Privacy for SSH
SSH is probably one of the most used protocols world-wide and daily used by developers and administrators. But have you ever thought about what your SSH connection might tells about you?
Filippo Valsorda wrote a little SSH server in go, that exposes the risk of not properly configured OpenSSH clients and ssh-agents. It’s not a security issue, but a privacy one.
This proof of concept server will warn you about the issue. The address is:
OpenSSH is designed to authenticate you. In order to do this, it’ll send over a public key which can proof that you own the corresponding private key. But before going wild and try everything, your OpenSSH client will send a list of public keys it’s aware of. The server then selects a key it knows and requests that you proof you have this private key.
Obviously this means you have a unique identifier, which is kind of the point of authentication. Just that Public keys are sometimes actually public. For example my public keys can be found at: https://github.com/SISheogorath.keys And that again means that if you ever happen to authenticate to a public server, they are able to identify other profiles of you and track you around the web.
You might think, you are smart, because you use dedicated keys for Github and other public services. But when you didn’t further configure your OpenSSH client, you still expose all of your keys, due to OpenSSH’s default settings.
The good news first, there is an easy way to fix the problem. The bad news, it’s more than just one setting.
If you don’t have it yet, you should create a file called
~/.ssh/config on your system. This is your personal OpenSSH client configuration. There you can specify identity keys to use for certain hostnames. But also other details like usernames, timeouts, etc. basically everything you never want to type again as options to the client connection command. A minimal example for the identity key and username looks like this:
Host *.shivering-isles.com User sheogorath IdentityFile ~/.ssh/id_shivering-isles Host * User root IdentityFile ~/.ssh/id_ed25519
What this example would do: If I connect to any host which has a hostname matching
*.shivering-isles.com, it would use the username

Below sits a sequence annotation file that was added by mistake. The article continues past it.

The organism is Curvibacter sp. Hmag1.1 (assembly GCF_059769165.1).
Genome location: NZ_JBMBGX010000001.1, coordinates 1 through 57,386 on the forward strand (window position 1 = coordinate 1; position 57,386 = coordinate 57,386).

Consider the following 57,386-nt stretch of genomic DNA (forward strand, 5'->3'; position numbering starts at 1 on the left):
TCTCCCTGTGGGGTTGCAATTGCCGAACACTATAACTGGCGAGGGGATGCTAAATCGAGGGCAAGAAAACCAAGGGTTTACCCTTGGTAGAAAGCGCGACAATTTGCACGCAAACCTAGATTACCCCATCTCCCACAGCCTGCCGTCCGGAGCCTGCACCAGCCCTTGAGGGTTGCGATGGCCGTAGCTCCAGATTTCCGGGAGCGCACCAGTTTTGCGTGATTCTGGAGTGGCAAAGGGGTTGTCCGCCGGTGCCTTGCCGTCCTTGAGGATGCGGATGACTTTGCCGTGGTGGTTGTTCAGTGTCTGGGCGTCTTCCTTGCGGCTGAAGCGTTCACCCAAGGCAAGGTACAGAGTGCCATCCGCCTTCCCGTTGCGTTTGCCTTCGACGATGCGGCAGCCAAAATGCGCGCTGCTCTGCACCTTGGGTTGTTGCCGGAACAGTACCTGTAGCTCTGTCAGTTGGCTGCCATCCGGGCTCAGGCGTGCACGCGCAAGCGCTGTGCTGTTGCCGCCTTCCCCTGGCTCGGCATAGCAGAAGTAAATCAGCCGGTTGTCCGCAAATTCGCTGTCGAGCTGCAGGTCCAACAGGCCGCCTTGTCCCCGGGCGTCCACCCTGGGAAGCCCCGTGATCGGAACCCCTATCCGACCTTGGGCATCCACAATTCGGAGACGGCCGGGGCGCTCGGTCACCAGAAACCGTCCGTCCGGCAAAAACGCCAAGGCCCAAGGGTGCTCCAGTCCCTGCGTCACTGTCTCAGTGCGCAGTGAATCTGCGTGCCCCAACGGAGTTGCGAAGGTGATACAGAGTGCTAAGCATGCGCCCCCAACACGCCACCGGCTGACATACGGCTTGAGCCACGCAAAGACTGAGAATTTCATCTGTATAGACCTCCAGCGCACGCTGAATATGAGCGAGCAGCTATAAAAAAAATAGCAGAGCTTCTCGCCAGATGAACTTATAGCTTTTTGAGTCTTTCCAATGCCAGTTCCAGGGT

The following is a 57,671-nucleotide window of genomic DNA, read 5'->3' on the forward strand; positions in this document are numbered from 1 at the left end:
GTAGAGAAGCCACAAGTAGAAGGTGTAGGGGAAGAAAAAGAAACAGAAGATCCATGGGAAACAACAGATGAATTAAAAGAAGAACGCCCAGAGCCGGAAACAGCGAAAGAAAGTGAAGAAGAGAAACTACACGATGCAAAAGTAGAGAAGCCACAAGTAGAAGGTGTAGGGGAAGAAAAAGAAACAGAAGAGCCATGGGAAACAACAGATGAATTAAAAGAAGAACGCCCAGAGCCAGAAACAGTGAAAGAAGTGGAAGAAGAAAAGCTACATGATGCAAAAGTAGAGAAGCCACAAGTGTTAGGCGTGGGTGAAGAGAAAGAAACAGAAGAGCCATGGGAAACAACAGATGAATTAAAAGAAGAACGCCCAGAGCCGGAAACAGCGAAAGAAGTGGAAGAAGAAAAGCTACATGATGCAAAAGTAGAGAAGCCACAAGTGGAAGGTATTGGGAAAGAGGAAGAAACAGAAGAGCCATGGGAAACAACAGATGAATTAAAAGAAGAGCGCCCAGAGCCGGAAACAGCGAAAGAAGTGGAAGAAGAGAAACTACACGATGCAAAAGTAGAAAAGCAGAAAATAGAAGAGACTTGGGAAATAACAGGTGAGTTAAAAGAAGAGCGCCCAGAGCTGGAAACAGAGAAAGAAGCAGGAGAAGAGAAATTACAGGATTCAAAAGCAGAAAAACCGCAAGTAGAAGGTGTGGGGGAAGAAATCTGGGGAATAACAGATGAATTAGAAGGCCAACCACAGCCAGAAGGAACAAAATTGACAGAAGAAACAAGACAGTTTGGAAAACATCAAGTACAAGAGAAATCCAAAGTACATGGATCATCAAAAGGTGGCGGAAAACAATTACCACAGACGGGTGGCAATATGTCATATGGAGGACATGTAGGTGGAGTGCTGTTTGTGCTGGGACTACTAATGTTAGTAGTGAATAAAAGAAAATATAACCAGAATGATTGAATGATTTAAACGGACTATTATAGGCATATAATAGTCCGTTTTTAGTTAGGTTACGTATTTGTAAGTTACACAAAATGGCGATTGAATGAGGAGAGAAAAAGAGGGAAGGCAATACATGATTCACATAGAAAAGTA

sheogorath automatically and the identity file (private key) located at
~/.ssh/id_shivering-isles. While for all other hosts it would connect as root and using the default
But there is a catch: When you use the configuration above with an ssh-agent, as already mentioned, all servers would still be informed about the public key corresponding to
~/.ssh/id_shivering-isles. To prevent this leak, the setting
IdentitiesOnly yes has to be set as well. This will tell OpenSSH to only send the specified identity instead of all in your ssh-agent’s keyring.
With a separate key for GitHub as well, a more private OpenSSH configuration would look like this:
Host *.shivering-isles.com User sheogorath IdentityFile ~/.ssh/id_shivering-isles IdentitiesOnly yes ForwardAgent no Host github.com User git IdentityFile ~/.ssh/id_github IdentitiesOnly yes ForwardAgent no Host * User root IdentityFile ~/.ssh/id_ed25519 IdentitiesOnly yes ForwardAgent no
As you might notice, I also added
ForwardAgent no to all those settings, in order to prevent agent forwarding. Why it is a problem and why you should avoid agent forwarding, can be read in this little blog post about the Matrix.org incident in 2019.
With those configuration options set, you should no longer be identified by your key publicly available on Github, when you connect anything else than Github itself. Keep in mind that this applies for GitLab and Gitea as well. All those platforms expose your public keys.
While public keys are made to be public and this entire “problem” is just a privacy, but not a security issue, it highlights that a not properly setup SSH client setup, can leak a lot more information about you, than you might expect.
For most people it might not be that problematic but keep in mind that this also applies to people use platforms like Github to express themselves when they are unable to do this in their country. There is a possibility that governments would start to collect those information and use it to identify people, who felt anonymous on those platforms.
Therefore be careful with your SSH configurations and put some work into them. It’s a few lines, but who knows, they might save your life one day.
Photo by Silas Köhler on Unsplash